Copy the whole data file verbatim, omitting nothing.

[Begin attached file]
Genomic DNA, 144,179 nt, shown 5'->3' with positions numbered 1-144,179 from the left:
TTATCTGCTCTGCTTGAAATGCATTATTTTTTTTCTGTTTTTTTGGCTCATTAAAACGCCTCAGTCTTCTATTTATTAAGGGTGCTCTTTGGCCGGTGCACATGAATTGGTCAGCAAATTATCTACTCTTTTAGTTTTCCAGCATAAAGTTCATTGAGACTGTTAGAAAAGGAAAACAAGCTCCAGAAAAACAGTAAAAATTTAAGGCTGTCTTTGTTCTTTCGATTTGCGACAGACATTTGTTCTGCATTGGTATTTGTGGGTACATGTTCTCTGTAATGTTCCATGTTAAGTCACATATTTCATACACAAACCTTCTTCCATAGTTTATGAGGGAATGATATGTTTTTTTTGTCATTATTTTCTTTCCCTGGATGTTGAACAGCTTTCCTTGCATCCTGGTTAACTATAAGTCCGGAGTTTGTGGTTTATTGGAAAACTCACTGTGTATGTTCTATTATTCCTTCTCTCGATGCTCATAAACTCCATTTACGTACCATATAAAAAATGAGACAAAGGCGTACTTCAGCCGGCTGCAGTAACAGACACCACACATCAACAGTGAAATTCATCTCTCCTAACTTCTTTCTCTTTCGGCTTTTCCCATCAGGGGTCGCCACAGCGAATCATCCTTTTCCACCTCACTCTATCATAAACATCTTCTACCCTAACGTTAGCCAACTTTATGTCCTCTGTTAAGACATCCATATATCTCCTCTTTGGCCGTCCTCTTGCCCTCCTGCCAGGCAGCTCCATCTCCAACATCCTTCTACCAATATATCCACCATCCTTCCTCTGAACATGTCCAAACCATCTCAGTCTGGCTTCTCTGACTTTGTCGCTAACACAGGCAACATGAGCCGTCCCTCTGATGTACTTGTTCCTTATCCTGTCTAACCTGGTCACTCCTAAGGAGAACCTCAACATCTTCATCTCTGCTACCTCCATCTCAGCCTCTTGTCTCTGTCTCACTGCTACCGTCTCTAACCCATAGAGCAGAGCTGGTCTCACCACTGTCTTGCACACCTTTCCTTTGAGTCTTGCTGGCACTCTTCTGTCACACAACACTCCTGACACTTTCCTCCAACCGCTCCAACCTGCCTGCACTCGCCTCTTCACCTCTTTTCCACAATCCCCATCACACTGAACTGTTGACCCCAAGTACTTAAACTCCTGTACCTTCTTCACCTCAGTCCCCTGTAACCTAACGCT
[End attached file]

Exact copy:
Genomic DNA, 144,179 nt, shown 5'->3' with positions numbered 1-144,179 from the left:
TTATCTGCTCTGCTTGAAATGCATTATTTTTTTTCTGTTTTTTTGGCTCATTAAAACGCCTCAGTCTTCTATTTATTAAGGGTGCTCTTTGGCCGGTGCACATGAATTGGTCAGCAAATTATCTACTCTTTTAGTTTTCCAGCATAAAGTTCATTGAGACTGTTAGAAAAGGAAAACAAGCTCCAGAAAAACAGTAAAAATTTAAGGCTGTCTTTGTTCTTTCGATTTGCGACAGACATTTGTTCTGCATTGGTATTTGTGGGTACATGTTCTCTGTAATGTTCCATGTTAAGTCACATATTTCATACACAAACCTTCTTCCATAGTTTATGAGGGAATGATATGTTTTTTTTGTCATTATTTTCTTTCCCTGGATGTTGAACAGCTTTCCTTGCATCCTGGTTAACTATAAGTCCGGAGTTTGTGGTTTATTGGAAAACTCACTGTGTATGTTCTATTATTCCTTCTCTCGATGCTCATAAACTCCATTTACGTACCATATAAAAAATGAGACAAAGGCGTACTTCAGCCGGCTGCAGTAACAGACACCACACATCAACAGTGAAATTCATCTCTCCTAACTTCTTTCTCTTTCGGCTTTTCCCATCAGGGGTCGCCACAGCGAATCATCCTTTTCCACCTCACTCTATCATAAACATCTTCTACCCTAACGTTAGCCAACTTTATGTCCTCTGTTAAGACATCCATATATCTCCTCTTTGGCCGTCCTCTTGCCCTCCTGCCAGGCAGCTCCATCTCCAACATCCTTCTACCAATATATCCACCATCCTTCCTCTGAACATGTCCAAACCATCTCAGTCTGGCTTCTCTGACTTTGTCGCTAACACAGGCAACATGAGCCGTCCCTCTGATGTACTTGTTCCTTATCCTGTCTAACCTGGTCACTCCTAAGGAGAACCTCAACATCTTCATCTCTGCTACCTCCATCTCAGCCTCTTGTCTCTGTCTCACTGCTACCGTCTCTAACCCATAGAGCAGAGCTGGTCTCACCACTGTCTTGCACACCTTTCCTTTGAGTCTTGCTGGCACTCTTCTGTCACACAACACTCCTGACACTTTCCTCCAACCGCTCCAACCTGCCTGCACTCGCCTCTTCACCTCTTTTCCACAATCCCCATCACACTGAACTGTTGACCCCAAGTACTTAAACTCCTGTACCTTCTTCACCTCAGTCCCCTGTAACCTAACGCT